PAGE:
A recent series of court rulings have found the state responsible for the health damage caused to construction workers who were exposed to asbestos dust. In its ruling last month on one of the damages suits filed by former construction workers and their relatives, the Osaka High Court determined that the government was able — by 1975 at the latest — to recognize the concrete risk of construction workers contracting illnesses linked to asbestos and accused the state of failing to exercise its regulatory power to protect their health, such as requiring them to wear masks to prevent them from inhaling asbestos fibers.

It appears the judiciary decision on the issue has been established — given that the government has been held liable for the health damage in 10 rulings by district and high courts. Still, the government continues to dispute its responsibility. It rejected a high court recommendation for a settlement in one of the rulings earlier this year, and appealed the Osaka High Court ruling last month to the Supreme Court. The government needs to realize that time is running short for the plaintiffs, many of whom are aging and ailing, and explore ways for settling the cases out of court, such as by creating a joint fund with construction materials makers and other parties to provide relief for the victims.

Asbestos was widely used as low-cost and fire-proof construction and heat-insulation material, particularly during Japan’s postwar rapid economic growth period. However, inhaling its tiny fibers — each roughly one-5,000th the breadth of a hair — while cutting the materials at construction sites and spraying it on walls and ceilings exposed the workers to the risk of contracting such illnesses as lung cancer and mesothelioma. It takes decades for the symptoms to emerge after inhaling asbestos dust — the reason why many of the plaintiffs in the damages suits filed in recent years across the country are aging. About 70 percent of the more than 700 former construction workers who sued the government and construction materials makers have already died. The plaintiffs are calling for relief while the workers are alive.

The responsibility of the materials makers for the workers’ illnesses, which was initially dismissed by the courts, has also come to be recognized in recent rulings since the 2016 decision by the Kyoto District Court. Since many of the construction workers move from one site to the other — making it difficult to identify which maker’s products harmed their health — the courts determine the responsibility of each materials maker on the basis of its market share and the period when it was making the products.

The government has already provided relief to victims of asbestos-linked health damage other than construction workers. Following the Supreme Court order in 2014 for the state to pay damages to people who worked at asbestos plants in Osaka from the 1950s to 1970s and their relatives for the illnesses they sustained after inhaling asbestos dust at the plants, the government created a program to settle the cases and provide them with relief. However, it has maintained that asbestos-related health damage to people who worked at outdoor construction sites is a “different issue” and disputed their calls for state compensation.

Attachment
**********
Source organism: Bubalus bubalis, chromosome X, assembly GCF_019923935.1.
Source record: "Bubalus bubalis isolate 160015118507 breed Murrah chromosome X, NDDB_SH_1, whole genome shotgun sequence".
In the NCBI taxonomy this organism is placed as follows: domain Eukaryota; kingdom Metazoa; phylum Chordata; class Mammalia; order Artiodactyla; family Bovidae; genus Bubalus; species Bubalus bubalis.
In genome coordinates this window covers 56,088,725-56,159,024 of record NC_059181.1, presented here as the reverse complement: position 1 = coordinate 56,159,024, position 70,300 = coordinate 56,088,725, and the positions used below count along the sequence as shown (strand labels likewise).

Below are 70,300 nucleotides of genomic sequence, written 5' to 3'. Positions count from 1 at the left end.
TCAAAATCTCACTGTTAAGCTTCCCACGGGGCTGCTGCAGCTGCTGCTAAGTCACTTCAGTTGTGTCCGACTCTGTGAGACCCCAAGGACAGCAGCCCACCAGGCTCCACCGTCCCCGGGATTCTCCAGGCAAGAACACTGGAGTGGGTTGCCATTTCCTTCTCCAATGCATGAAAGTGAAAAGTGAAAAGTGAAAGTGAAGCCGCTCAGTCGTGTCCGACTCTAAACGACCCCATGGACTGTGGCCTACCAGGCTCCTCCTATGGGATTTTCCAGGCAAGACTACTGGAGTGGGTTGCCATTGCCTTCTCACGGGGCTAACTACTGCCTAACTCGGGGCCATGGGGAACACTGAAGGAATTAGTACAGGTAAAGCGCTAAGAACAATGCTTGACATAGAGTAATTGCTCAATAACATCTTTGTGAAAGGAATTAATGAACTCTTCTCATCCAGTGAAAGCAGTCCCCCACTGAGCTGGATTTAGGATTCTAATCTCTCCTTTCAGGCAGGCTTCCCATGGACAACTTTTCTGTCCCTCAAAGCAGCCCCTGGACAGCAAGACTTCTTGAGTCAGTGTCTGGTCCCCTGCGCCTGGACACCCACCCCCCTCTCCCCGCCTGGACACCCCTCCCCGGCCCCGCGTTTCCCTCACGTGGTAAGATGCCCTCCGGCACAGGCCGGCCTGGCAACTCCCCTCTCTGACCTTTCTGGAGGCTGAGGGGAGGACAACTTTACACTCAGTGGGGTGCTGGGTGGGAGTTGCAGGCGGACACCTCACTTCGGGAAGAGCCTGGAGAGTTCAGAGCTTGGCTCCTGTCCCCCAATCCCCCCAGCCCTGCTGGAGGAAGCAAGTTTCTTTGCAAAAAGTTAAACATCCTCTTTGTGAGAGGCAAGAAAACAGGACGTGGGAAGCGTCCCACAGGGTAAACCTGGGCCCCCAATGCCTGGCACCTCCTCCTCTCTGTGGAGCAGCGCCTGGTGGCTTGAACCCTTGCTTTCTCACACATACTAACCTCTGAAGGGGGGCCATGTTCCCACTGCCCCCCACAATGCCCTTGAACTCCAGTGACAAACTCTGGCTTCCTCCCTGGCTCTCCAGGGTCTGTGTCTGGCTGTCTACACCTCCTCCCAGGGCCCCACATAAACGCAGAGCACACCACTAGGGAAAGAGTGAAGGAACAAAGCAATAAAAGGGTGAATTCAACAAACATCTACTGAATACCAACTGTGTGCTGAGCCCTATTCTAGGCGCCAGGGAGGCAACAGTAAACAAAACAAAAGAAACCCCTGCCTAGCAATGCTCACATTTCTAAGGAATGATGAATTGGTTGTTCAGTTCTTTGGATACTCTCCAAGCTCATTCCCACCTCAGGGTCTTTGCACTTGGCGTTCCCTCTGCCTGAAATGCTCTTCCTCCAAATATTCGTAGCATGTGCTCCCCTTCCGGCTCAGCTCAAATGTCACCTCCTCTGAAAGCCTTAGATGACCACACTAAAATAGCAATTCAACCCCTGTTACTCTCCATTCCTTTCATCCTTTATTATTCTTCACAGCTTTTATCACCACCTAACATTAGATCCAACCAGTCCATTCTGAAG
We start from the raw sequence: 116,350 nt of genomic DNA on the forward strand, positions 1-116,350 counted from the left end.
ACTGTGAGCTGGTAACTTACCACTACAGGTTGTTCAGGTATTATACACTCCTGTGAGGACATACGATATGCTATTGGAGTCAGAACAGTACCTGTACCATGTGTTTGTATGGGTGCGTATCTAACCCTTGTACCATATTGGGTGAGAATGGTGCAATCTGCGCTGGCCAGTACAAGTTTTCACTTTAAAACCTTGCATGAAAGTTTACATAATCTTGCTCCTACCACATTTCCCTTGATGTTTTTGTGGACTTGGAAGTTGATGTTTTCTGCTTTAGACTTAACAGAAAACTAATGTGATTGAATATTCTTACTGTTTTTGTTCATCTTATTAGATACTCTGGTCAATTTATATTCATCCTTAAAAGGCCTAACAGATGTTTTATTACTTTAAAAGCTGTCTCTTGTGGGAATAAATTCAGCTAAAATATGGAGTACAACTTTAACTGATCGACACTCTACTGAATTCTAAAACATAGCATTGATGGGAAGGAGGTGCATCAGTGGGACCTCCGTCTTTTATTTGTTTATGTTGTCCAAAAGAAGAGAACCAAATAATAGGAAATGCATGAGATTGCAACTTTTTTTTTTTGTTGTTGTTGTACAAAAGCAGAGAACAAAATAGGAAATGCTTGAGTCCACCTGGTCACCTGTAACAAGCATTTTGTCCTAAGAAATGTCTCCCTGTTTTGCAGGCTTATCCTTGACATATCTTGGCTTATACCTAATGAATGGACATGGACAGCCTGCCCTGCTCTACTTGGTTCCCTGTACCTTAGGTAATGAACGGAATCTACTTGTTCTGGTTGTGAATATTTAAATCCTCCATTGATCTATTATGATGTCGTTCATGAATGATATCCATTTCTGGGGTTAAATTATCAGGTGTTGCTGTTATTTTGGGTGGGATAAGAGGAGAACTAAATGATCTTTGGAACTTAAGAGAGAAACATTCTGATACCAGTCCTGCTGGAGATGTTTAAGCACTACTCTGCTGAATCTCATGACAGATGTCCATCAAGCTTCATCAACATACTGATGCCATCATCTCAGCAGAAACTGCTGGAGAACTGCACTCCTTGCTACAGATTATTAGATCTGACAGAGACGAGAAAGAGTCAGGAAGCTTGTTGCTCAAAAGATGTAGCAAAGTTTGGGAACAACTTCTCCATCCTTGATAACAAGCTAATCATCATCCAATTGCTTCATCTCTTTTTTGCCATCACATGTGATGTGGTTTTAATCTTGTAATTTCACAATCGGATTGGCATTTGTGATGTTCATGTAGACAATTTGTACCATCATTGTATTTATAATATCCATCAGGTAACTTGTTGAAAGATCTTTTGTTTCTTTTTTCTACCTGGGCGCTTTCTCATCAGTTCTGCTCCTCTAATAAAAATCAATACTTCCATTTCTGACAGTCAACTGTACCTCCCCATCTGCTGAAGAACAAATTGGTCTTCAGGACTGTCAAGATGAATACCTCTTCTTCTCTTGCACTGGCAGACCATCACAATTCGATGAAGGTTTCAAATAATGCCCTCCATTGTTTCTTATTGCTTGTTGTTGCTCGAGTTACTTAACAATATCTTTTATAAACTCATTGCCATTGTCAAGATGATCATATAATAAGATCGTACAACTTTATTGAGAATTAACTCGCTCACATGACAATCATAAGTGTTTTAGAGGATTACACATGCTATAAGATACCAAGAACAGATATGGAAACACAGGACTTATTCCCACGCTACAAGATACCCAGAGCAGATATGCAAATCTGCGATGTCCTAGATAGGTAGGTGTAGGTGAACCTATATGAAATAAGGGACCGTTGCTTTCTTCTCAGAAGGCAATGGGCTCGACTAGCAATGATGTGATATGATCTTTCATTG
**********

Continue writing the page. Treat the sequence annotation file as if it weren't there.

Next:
In the series of rulings on the suits filed by former construction workers since 2012, the Yokohama District Court turned down their demands for damages from both the state and the materials makers. However, subsequent decisions by district courts in Tokyo, Fukuoka, Osaka and Sapporo found the state liable for damages to the former workers and their bereaved relatives. The Kyoto District Court in 2016 for the first time found the materials makers responsible for the health problems — a decision also followed by the Yokohama District Court as well as Tokyo and Osaka high courts. The Osaka High Court ruling last month determined that the construction materials makers, along with the government, were able to foresee the risks of health impairment caused by their products.

When the Osaka High Court recommended a court-mediated settlement of the suit, the government rejected the idea and the makers named in the case did not respond in time for the talks to go on. But given that the state’s responsibility has been determined in so many court rulings, it seems unlikely that the Supreme Court would rule otherwise. It is time for the government to work with other parties in the lawsuits to explore out-of-court ways of providing relief to the plaintiffs.

Even today, there are said to be about 2.8 million buildings using construction materials containing asbestos across the country — and their demolition will reach a peak in the future. Measures must be taken to protect the health of workers involved in the demolishment of such buildings to ensure they’re not exposed to asbestos.

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